You may also be saying at this point, '$60,000 a year income is higher than average, so shouldn't these individuals save more money?' Probably not. We haven't factored in at this point other miscellaneous spending that may occur over the course of a year. Also of importance, this individual has yet to contribute financially to their retirement at all in this scenario. That other $13,000 if not saved, has to go somewhere, right?
If you're looking for a practical approach to breaking this spending cycle, there is no easy solution. Like all other habits, such as exercise, studying, and writing blog posts, you have to practice, practice, practice.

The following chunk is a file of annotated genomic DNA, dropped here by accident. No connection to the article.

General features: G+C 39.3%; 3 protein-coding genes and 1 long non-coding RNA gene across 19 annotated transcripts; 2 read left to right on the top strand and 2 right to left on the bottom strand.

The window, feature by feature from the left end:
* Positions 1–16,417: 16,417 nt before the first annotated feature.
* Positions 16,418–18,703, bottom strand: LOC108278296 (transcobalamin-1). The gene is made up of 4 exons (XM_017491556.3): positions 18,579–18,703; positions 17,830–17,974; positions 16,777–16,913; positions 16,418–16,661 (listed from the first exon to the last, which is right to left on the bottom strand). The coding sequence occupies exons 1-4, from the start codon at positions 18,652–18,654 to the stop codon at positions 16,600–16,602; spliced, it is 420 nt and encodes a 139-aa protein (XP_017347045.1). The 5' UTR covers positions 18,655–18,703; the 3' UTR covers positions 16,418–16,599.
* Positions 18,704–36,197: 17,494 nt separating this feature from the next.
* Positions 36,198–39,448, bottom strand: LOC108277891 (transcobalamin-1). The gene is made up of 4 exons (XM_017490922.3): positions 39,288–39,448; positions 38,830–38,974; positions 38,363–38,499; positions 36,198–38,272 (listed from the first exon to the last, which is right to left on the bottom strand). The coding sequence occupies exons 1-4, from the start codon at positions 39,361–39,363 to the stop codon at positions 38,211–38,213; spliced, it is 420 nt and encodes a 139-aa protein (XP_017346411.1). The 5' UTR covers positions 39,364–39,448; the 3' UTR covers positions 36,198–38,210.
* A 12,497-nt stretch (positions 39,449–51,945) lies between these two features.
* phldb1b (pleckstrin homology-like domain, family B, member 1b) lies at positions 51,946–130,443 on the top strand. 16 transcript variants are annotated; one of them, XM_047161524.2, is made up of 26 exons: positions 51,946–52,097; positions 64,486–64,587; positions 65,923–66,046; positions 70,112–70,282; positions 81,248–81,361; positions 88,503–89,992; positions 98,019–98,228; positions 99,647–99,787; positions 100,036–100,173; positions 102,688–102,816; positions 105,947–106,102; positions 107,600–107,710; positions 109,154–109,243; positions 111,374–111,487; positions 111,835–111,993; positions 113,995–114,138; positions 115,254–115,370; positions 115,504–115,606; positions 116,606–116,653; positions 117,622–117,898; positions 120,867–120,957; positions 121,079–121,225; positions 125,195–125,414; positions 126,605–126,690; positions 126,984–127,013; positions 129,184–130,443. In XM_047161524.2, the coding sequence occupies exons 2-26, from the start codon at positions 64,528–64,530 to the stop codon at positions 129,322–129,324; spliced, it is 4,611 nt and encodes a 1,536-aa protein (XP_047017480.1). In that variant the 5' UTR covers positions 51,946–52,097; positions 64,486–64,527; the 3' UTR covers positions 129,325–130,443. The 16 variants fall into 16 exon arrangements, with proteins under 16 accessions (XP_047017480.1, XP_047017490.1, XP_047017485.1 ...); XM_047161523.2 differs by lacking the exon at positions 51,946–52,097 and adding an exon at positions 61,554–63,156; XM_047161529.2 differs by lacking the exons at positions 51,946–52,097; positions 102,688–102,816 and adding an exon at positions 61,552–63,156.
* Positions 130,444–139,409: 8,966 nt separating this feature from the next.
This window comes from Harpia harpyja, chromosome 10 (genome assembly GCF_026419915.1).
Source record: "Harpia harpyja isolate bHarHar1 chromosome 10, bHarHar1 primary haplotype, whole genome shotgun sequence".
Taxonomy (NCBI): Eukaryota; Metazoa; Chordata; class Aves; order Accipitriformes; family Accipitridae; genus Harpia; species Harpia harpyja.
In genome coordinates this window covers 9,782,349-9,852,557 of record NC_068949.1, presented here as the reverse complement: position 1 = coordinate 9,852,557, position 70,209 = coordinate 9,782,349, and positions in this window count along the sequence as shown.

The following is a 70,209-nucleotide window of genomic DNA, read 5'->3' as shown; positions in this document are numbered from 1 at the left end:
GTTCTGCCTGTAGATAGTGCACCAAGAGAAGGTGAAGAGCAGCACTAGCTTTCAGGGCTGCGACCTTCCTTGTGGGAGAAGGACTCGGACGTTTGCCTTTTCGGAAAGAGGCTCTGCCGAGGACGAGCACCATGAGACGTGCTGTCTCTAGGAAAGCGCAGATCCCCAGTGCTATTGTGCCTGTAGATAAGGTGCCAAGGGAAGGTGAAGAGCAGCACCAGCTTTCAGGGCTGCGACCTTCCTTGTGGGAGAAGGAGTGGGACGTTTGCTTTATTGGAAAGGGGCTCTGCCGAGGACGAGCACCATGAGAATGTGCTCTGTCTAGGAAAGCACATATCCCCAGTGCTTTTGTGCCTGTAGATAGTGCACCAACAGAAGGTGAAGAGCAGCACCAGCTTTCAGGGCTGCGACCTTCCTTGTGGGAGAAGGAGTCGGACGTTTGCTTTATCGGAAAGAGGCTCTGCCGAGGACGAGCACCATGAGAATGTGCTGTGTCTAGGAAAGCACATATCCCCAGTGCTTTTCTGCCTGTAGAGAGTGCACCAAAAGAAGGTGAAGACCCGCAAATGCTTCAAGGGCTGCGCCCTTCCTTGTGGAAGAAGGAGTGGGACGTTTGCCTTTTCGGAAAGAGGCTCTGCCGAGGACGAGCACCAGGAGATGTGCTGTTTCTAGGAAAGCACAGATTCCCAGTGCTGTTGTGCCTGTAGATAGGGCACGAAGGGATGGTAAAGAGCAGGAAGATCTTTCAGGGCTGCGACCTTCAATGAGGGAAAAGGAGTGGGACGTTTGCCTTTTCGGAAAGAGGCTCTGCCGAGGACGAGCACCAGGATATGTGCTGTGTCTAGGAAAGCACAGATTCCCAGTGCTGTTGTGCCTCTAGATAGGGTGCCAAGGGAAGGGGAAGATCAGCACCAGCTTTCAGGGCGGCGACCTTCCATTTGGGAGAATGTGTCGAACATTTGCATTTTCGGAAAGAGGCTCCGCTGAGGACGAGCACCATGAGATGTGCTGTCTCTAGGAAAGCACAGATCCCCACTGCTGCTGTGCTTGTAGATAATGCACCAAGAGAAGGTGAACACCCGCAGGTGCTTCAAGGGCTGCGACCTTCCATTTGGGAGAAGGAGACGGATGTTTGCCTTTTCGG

Let's consider modifying the spending habits of the individual in our $60,000 scenario. Let's say this individual spends $100 a week on all the food which they will consume for the week, including breakfast, lunch, and dinner. I speak with experience from this number - it is very doable, even with the cost of a 6 pack of craft brew factored in per week. So if we start out at $30,000 again, since our fixed costs will remain the same, we now deduct the costs of $400 per month for the total cost of food for the year. $30,000 - ($400 x 12 month) = $25,200 left for the year. Not bad right? Let's also knock down that car payment a bit, and use the model I proposed - paying insurance each month with some money set aside for maintenance. $25,200 - (($120 insurance + $80 maintenance) 12 months) = $22,800 left for the year. Now that we have a normalized DPI to evaluate this individual's savings, what does that look like giving the savings rate reported by the BEA? Supposedly the same $2,475 per year savings cash flow that we computed earlier. Worst case scenario, again, we're looking at $22,800 0.055 = $1,254 saved per year, 156% of what the individual in the first scenario saved, just by adjusting expenditures. This individual fundamentally has a different paradigm on spending, or their 'worldview'. This individual, over time, will be more successful in saving and likely turn towards investing at some point, if they adhere to this worldview wholly.